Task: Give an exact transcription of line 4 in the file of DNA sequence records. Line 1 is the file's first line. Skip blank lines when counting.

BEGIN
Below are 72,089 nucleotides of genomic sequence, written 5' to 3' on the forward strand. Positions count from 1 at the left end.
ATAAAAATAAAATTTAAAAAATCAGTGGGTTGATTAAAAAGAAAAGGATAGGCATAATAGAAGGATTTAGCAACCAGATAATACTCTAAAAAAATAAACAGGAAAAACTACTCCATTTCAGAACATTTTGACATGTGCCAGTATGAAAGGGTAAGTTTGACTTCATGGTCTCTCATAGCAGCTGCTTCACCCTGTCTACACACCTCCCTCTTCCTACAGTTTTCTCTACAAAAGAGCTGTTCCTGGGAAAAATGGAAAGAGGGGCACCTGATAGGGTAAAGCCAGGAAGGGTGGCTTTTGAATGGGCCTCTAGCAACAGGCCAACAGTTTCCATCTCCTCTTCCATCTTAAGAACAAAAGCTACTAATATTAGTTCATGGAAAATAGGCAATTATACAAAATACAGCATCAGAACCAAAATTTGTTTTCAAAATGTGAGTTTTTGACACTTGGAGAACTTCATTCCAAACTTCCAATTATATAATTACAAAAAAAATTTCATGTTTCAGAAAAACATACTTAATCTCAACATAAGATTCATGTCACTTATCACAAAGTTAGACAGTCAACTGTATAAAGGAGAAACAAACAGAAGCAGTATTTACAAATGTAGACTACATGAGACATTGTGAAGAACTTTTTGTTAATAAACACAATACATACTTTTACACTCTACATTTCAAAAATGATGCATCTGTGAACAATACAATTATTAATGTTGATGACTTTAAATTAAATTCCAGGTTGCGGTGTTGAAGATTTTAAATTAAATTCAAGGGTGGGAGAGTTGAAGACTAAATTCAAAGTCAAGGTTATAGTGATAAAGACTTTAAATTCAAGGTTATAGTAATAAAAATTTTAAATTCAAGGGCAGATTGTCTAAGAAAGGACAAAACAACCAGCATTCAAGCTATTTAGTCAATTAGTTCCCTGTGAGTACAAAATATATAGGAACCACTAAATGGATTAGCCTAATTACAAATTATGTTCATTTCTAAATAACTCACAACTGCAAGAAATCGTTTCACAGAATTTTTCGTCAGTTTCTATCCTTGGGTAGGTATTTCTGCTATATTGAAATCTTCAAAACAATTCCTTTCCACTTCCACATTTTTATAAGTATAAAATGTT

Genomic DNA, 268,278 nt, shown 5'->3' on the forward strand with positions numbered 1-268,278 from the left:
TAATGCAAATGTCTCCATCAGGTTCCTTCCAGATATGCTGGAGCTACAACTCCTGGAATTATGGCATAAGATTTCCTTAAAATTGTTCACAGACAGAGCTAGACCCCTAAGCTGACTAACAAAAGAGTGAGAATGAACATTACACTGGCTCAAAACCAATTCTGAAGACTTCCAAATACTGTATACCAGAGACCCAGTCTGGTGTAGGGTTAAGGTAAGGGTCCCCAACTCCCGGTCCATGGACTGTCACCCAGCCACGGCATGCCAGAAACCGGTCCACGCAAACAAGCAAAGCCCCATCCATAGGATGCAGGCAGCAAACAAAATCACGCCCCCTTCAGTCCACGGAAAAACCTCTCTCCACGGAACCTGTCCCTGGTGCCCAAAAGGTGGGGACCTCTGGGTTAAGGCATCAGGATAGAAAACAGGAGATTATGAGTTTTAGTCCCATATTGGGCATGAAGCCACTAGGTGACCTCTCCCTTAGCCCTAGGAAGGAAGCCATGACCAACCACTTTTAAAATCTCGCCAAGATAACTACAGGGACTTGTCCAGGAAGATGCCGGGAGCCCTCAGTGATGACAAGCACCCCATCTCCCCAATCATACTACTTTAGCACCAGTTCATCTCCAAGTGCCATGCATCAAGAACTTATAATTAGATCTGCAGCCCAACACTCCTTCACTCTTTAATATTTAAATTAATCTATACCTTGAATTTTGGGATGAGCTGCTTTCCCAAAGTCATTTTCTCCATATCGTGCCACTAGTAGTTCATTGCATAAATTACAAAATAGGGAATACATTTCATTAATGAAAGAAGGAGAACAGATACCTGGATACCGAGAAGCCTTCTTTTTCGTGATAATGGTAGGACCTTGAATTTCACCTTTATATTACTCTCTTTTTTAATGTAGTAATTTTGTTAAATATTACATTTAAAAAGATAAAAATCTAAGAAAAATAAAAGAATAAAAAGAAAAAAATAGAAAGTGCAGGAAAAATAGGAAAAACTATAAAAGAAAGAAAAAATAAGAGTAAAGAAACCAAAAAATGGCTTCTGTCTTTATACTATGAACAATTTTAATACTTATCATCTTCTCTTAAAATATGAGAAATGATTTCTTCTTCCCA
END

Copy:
TAATGCAAATGTCTCCATCAGGTTCCTTCCAGATATGCTGGAGCTACAACTCCTGGAATTATGGCATAAGATTTCCTTAAAATTGTTCACAGACAGAGCTAGACCCCTAAGCTGACTAACAAAAGAGTGAGAATGAACATTACACTGGCTCAAAACCAATTCTGAAGACTTCCAAATACTGTATACCAGAGACCCAGTCTGGTGTAGGGTTAAGGTAAGGGTCCCCAACTCCCGGTCCATGGACTGTCACCCAGCCACGGCATGCCAGAAACCGGTCCACGCAAACAAGCAAAGCCCCATCCATAGGATGCAGGCAGCAAACAAAATCACGCCCCCTTCAGTCCACGGAAAAACCTCTCTCCACGGAACCTGTCCCTGGTGCCCAAAAGGTGGGGACCTCTGGGTTAAGGCATCAGGATAGAAAACAGGAGATTATGAGTTTTAGTCCCATATTGGGCATGAAGCCACTAGGTGACCTCTCCCTTAGCCCTAGGAAGGAAGCCATGACCAACCACTTTTAAAATCTCGCCAAGATAACTACAGGGACTTGTCCAGGAAGATGCCGGGAGCCCTCAGTGATGACAAGCACCCCATCTCCCCAATCATACTACTTTAGCACCAGTTCATCTCCAAGTGCCATGCATCAAGAACTTATAATTAGATCTGCAGCCCAACACTCCTTCACTCTTTAATATTTAAATTAATCTATACCTTGAATTTTGGGATGAGCTGCTTTCCCAAAGTCATTTTCTCCATATCGTGCCACTAGTAGTTCATTGCATAAATTACAAAATAGGGAATACATTTCATTAATGAAAGAAGGAGAACAGATACCTGGATACCGAGAAGCCTTCTTTTTCGTGATAATGGTAGGACCTTGAATTTCACCTTTATATTACTCTCTTTTTTAATGTAGTAATTTTGTTAAATATTACATTTAAAAAGATAAAAATCTAAGAAAAATAAAAGAATAAAAAGAAAAAAATAGAAAGTGCAGGAAAAATAGGAAAAACTATAAAAGAAAGAAAAAATAAGAGTAAAGAAACCAAAAAATGGCTTCTGTCTTTATACTATGAACAATTTTAATACTTATCATCTTCTCTTAAAATATGAGAAATGATTTCTTCTTCCCA